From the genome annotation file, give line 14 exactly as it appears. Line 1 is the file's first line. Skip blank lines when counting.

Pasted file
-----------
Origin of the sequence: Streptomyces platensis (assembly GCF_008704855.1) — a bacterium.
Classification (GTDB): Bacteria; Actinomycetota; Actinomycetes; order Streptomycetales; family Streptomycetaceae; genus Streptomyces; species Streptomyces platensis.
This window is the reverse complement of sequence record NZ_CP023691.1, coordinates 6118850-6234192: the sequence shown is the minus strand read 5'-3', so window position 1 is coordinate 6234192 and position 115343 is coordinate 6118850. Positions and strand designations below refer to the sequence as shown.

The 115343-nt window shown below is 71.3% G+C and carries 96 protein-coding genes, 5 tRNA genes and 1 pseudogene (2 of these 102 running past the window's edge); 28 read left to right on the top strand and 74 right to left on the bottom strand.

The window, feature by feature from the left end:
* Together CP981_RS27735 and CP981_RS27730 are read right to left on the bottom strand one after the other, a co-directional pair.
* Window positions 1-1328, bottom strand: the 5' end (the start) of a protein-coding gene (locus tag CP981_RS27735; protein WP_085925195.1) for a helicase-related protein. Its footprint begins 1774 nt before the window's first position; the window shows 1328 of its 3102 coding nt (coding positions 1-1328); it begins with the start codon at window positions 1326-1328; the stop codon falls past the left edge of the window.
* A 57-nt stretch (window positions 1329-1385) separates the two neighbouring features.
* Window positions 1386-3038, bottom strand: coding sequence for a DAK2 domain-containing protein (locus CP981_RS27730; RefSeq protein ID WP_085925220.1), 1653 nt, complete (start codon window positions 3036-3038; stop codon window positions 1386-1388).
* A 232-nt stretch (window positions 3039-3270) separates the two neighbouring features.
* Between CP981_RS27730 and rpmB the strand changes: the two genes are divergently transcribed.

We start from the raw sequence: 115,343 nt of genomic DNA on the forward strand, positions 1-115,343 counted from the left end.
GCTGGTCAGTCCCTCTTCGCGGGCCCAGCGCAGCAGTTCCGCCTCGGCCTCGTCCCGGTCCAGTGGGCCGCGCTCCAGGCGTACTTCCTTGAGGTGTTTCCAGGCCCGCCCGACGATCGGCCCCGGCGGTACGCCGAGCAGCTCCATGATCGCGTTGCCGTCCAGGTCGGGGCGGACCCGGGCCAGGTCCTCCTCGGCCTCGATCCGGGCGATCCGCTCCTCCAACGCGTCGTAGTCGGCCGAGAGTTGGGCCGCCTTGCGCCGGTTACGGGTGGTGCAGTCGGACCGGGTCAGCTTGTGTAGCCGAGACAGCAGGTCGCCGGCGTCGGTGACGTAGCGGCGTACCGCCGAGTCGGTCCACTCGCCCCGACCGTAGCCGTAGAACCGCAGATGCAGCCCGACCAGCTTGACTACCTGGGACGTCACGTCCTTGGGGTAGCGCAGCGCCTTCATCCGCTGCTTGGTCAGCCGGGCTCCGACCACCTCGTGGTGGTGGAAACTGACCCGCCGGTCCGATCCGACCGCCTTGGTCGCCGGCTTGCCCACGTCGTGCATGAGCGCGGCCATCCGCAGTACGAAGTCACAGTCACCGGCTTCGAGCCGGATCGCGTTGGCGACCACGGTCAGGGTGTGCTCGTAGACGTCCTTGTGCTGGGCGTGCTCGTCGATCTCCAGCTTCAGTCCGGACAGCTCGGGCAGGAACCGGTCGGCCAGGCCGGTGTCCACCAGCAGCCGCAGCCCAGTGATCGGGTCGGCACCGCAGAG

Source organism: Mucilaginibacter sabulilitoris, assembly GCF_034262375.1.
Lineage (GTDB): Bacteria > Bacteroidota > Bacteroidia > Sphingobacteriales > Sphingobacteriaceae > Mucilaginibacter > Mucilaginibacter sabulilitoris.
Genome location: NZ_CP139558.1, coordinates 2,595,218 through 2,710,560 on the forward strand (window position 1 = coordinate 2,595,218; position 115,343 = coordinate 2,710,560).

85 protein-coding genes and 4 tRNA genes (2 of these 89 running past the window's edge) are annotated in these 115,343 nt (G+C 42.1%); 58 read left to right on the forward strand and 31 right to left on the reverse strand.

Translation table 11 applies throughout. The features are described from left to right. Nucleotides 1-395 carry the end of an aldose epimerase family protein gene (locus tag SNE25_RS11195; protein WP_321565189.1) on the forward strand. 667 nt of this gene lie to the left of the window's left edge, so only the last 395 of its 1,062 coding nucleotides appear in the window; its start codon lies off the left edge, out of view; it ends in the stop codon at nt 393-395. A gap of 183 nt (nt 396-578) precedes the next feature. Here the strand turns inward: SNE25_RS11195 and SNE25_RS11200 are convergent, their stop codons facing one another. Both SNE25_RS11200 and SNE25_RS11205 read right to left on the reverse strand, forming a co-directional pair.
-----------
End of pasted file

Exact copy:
Source organism: Mucilaginibacter sabulilitoris, assembly GCF_034262375.1.